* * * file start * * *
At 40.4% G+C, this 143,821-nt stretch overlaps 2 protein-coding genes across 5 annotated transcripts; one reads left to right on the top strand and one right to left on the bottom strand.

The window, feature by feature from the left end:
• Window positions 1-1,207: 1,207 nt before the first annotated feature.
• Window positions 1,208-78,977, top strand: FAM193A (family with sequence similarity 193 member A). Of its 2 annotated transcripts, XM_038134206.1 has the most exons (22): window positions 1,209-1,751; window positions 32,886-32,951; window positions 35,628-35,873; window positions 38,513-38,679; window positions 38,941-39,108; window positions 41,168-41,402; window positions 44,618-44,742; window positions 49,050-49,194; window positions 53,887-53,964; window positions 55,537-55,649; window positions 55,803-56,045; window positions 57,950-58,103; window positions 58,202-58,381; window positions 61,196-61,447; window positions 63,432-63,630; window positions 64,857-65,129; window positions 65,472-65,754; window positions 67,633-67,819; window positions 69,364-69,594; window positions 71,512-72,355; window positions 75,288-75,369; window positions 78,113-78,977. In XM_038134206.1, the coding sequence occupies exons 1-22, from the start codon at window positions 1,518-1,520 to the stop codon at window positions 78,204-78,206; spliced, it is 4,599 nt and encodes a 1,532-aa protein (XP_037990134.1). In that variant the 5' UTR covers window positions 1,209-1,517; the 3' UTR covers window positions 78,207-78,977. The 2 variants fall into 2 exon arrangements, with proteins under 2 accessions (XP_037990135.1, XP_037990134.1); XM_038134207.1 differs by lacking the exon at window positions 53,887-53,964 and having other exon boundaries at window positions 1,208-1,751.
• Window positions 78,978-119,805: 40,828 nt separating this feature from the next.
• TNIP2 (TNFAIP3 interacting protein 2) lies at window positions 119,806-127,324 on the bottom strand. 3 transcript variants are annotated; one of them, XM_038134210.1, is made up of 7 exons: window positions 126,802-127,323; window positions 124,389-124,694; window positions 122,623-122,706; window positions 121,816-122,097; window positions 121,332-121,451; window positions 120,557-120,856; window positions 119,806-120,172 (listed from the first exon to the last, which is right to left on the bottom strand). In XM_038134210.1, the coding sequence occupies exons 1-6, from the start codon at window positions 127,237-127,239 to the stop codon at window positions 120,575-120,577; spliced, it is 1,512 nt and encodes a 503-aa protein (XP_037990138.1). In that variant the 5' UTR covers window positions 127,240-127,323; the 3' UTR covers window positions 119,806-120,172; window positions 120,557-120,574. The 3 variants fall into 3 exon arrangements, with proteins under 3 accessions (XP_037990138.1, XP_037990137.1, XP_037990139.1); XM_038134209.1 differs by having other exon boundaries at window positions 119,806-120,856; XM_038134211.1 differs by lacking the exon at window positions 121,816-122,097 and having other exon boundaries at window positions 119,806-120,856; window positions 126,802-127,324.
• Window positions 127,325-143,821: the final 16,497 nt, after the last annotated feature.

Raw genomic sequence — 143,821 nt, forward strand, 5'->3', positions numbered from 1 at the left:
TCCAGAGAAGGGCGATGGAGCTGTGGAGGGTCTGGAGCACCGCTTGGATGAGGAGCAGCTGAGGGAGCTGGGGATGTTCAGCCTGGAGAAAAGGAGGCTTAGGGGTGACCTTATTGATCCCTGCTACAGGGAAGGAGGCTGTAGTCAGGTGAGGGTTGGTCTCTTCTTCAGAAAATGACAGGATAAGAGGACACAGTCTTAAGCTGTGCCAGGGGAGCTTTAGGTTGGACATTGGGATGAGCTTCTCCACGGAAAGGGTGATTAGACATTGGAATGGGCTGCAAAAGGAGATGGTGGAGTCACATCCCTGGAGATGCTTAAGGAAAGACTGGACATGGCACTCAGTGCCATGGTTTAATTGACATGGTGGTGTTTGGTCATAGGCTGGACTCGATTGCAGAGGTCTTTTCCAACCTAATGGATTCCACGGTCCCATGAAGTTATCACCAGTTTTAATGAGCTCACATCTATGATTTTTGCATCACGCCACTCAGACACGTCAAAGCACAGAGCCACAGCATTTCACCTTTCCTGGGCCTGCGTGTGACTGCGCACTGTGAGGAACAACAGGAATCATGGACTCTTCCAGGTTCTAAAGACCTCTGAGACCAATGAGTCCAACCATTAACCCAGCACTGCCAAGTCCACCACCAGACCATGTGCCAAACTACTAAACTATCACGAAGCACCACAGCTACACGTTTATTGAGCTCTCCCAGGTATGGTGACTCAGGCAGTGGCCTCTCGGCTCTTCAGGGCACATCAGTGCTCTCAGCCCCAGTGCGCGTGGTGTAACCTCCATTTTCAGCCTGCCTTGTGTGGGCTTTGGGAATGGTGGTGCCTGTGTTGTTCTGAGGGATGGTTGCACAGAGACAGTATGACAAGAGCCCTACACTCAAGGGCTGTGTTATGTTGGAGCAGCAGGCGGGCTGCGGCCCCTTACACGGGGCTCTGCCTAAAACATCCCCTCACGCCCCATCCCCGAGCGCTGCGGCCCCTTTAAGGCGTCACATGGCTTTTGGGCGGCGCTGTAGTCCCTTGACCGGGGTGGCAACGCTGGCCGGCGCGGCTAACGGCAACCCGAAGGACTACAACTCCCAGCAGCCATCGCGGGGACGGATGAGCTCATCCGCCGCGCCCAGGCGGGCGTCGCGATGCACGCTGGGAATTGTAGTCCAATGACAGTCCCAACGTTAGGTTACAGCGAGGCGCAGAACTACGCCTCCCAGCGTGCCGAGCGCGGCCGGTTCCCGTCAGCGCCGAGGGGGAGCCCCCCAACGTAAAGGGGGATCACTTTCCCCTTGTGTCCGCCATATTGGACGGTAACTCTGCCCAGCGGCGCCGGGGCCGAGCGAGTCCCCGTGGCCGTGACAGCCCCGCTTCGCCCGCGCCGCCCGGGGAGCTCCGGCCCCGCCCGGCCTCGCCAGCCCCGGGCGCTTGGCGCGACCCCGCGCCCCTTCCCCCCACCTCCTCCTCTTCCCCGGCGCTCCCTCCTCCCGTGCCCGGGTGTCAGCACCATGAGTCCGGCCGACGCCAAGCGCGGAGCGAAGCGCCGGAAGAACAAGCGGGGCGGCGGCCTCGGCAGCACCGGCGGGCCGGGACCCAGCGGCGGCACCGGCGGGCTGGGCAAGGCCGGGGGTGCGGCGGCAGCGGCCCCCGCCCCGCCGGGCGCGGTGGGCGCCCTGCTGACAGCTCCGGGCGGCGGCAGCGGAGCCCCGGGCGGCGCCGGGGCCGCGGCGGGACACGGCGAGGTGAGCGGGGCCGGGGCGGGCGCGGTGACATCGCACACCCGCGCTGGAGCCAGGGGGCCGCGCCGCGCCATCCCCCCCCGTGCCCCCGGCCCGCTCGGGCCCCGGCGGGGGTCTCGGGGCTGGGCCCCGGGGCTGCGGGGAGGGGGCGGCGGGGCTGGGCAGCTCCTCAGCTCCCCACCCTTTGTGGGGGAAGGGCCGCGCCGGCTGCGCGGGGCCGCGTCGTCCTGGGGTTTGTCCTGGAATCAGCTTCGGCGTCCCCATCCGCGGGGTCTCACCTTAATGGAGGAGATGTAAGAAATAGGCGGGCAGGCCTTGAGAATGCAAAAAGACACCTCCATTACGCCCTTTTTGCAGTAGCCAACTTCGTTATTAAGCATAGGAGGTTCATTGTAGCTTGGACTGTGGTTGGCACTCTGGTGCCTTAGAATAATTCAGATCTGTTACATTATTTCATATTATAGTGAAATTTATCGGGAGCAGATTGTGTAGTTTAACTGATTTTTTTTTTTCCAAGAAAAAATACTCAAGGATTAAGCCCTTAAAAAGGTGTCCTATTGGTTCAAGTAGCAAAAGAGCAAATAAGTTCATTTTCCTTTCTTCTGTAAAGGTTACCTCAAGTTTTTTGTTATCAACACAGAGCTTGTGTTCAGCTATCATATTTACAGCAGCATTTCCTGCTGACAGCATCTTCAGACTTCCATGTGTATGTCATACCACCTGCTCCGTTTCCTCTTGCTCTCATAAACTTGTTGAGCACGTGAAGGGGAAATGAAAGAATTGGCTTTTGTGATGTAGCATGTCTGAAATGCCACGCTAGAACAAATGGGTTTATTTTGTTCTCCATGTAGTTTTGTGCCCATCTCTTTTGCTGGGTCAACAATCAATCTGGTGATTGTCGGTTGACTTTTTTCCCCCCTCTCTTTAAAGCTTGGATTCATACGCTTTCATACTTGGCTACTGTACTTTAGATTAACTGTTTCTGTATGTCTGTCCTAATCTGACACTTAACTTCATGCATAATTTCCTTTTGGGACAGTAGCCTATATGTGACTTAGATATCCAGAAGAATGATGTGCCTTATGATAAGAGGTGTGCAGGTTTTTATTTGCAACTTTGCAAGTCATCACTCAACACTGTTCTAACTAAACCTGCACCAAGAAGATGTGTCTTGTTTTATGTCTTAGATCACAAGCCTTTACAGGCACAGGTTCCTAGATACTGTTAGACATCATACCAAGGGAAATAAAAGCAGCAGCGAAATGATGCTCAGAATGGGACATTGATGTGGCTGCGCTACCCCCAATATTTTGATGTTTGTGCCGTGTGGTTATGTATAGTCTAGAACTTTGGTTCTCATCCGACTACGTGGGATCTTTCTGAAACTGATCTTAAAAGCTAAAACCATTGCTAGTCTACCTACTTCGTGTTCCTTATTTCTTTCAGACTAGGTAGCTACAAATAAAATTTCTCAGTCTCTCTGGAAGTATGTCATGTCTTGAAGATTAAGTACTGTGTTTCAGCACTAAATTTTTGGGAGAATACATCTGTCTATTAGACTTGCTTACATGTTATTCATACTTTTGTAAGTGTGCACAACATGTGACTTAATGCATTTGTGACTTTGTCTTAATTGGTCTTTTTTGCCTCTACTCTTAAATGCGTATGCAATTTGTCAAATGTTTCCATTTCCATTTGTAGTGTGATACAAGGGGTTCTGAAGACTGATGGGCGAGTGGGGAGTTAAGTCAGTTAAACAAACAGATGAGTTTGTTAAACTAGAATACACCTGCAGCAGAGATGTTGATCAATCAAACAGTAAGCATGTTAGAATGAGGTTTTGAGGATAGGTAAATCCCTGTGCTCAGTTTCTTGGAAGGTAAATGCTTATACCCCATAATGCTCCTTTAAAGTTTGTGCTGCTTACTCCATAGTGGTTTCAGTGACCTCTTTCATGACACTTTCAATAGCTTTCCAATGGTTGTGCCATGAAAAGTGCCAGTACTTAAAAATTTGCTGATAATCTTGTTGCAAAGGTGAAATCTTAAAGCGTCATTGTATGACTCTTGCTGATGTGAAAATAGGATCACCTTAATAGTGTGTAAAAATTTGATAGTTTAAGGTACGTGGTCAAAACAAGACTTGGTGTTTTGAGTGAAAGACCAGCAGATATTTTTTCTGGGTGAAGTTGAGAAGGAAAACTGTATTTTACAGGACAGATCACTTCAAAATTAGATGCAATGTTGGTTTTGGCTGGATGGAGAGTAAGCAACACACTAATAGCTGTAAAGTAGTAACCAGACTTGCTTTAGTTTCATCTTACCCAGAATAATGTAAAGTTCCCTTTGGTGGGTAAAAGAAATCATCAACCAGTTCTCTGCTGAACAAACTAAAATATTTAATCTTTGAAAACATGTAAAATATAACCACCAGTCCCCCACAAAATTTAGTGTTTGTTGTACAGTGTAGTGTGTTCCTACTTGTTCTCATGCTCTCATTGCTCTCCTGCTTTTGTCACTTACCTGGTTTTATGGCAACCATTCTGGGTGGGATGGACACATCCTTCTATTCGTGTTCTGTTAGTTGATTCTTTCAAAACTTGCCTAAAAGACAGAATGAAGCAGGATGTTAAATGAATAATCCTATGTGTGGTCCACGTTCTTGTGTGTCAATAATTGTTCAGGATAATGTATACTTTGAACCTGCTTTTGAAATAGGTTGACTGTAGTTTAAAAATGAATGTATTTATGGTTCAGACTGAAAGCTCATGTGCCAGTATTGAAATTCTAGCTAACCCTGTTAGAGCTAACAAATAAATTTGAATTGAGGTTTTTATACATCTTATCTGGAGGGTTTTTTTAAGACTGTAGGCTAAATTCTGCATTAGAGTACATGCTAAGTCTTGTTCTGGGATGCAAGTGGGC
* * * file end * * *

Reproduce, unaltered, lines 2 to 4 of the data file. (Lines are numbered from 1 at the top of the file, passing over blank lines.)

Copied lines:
The window, feature by feature from the left end:
• Window positions 1-1,207: 1,207 nt before the first annotated feature.
• Window positions 1,208-78,977, top strand: FAM193A (family with sequence similarity 193 member A). Of its 2 annotated transcripts, XM_038134206.1 has the most exons (22): window positions 1,209-1,751; window positions 32,886-32,951; window positions 35,628-35,873; window positions 38,513-38,679; window positions 38,941-39,108; window positions 41,168-41,402; window positions 44,618-44,742; window positions 49,050-49,194; window positions 53,887-53,964; window positions 55,537-55,649; window positions 55,803-56,045; window positions 57,950-58,103; window positions 58,202-58,381; window positions 61,196-61,447; window positions 63,432-63,630; window positions 64,857-65,129; window positions 65,472-65,754; window positions 67,633-67,819; window positions 69,364-69,594; window positions 71,512-72,355; window positions 75,288-75,369; window positions 78,113-78,977. In XM_038134206.1, the coding sequence occupies exons 1-22, from the start codon at window positions 1,518-1,520 to the stop codon at window positions 78,204-78,206; spliced, it is 4,599 nt and encodes a 1,532-aa protein (XP_037990134.1). In that variant the 5' UTR covers window positions 1,209-1,517; the 3' UTR covers window positions 78,207-78,977. The 2 variants fall into 2 exon arrangements, with proteins under 2 accessions (XP_037990135.1, XP_037990134.1); XM_038134207.1 differs by lacking the exon at window positions 53,887-53,964 and having other exon boundaries at window positions 1,208-1,751.